Alfred Jolly has hunted and trapped in his territory at Lake Evans most his life; his family bagged five moose there last fall. Now, however, the former vice-president of Mishtuk Corporation is worried that younger Cree are losing out on opportunities to learn the traditional skills he gained in his own youth.

That’s one reason why Jolly has now joined the Cree Trappers Association, where he was elected president August 27. After 28 years working in forestry as a founding member of Mishtuk, Jolly had become quite familiar with the needs of Cree trappers when he worked with them to lessen the impacts of logging on traplines. He also knew that Cree traditional ways of life are threatened as younger people lack opportunities to spend time living on the land in the way of their ancestors.

After serving a chairperson of his local trappers’ committee, Jolly decided the CTA’s chronic funding shortfall needed to be addressed.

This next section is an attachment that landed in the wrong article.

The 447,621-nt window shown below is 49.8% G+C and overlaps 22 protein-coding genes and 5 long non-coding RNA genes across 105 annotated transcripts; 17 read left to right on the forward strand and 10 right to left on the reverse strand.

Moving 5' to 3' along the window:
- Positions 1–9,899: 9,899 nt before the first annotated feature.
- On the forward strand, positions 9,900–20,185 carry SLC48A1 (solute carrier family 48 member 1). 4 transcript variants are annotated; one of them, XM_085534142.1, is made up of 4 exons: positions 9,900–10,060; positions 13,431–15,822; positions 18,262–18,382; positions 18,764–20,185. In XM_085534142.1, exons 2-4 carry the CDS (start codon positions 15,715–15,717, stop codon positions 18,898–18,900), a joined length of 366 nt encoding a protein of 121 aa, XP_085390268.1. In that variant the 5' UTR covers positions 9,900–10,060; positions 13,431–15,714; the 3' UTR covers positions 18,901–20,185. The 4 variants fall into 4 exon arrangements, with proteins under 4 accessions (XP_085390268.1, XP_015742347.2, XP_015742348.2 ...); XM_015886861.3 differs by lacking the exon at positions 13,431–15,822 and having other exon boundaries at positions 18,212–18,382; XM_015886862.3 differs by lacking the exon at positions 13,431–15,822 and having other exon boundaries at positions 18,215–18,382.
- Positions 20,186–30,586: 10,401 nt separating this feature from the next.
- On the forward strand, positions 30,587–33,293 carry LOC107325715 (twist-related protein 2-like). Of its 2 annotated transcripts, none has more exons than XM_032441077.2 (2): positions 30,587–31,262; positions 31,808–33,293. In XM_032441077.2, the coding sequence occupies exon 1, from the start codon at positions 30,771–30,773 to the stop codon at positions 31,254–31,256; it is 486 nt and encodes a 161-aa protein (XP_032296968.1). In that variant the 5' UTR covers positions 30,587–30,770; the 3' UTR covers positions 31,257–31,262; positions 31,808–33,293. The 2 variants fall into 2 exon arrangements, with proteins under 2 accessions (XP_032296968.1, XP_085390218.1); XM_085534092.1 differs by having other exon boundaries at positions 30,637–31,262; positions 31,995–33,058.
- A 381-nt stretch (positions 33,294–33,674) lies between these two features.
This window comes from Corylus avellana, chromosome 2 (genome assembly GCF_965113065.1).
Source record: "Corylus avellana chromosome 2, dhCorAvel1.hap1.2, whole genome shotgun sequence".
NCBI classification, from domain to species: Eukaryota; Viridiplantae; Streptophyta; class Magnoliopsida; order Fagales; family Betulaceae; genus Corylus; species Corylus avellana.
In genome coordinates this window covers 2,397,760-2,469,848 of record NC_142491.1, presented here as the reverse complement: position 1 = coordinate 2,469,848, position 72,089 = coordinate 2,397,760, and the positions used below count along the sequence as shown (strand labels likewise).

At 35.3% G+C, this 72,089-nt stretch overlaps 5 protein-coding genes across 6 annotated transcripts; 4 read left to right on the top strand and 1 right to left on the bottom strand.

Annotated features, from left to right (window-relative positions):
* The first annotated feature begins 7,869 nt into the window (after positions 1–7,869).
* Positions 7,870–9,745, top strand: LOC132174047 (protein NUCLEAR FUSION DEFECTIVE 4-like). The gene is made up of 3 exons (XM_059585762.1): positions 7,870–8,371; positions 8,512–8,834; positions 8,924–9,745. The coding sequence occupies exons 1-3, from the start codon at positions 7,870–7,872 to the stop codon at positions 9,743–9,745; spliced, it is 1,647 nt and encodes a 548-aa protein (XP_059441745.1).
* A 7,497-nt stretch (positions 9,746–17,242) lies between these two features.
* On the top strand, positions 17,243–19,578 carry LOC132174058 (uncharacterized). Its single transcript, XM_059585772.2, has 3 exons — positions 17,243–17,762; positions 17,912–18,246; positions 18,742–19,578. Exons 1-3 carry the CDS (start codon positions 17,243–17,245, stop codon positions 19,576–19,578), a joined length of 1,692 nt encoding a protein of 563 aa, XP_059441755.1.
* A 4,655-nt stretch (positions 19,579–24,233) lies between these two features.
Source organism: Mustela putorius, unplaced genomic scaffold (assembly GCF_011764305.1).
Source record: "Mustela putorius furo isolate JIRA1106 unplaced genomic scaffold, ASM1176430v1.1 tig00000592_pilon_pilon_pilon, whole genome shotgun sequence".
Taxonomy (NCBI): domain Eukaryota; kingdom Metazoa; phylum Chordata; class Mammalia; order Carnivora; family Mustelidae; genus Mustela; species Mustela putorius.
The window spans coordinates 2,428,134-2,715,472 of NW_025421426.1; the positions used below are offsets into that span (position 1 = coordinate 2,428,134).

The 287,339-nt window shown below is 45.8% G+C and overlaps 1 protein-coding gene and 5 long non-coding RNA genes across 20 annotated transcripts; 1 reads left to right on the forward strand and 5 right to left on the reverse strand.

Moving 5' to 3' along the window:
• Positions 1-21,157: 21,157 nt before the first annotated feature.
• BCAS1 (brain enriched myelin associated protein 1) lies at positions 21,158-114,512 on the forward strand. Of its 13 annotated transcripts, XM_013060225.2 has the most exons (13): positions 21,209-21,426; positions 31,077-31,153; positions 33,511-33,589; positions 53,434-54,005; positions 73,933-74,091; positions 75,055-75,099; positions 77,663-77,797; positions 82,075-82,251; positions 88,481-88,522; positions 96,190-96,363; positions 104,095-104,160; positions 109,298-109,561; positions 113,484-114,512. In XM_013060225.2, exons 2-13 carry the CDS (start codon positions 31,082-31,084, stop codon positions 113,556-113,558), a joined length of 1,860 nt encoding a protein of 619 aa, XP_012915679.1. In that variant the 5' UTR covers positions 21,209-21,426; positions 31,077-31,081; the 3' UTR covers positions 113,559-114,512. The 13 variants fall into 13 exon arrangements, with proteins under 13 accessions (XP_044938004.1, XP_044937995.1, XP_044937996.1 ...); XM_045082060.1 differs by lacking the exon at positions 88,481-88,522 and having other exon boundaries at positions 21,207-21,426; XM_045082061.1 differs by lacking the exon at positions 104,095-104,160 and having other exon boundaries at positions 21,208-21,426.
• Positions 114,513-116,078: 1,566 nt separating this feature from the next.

“I had worked at the local level and understood the problems we had [in Waswanipi]. But to do the things we need to do, we need to fix the funding problems for all communities,” he said in an interview with the Nation last week.

With the price of energy prices, many people simply can’t afford the gasoline to get out into the bush, he said. In some communities, people can only access their hunting territories by air, which is too costly for many.

Another problem is that there are simply not enough cabins to go around for many families. “There just isn’t room for a lot of the younger people,” he pointed out.

These are the priorities Jolly is hoping to address in his first term as president of the CTA. But he said the answer is in the funding priorities of the Grand Council of the Crees.

“Most grand chiefs talk about how we need to protect our traditional way of life when they’re running as candidates,” Jolly observed. “I hear these election promises all the time, but where is the money to do this?”

Jolly said he is hoping for positive results from newly elected Grand Chief Matthew Coon Come, who he says talked a lot about protecting traditional hunting and trapping during his successful run last summer to regain the top job in Eeyou Istchee.

“It can’t wait,” Jolly insisted. “We are losing our opportunity to interest the younger generation in traditional lifestyles because our Elders are dying away and taking their traditional knowledge with them.”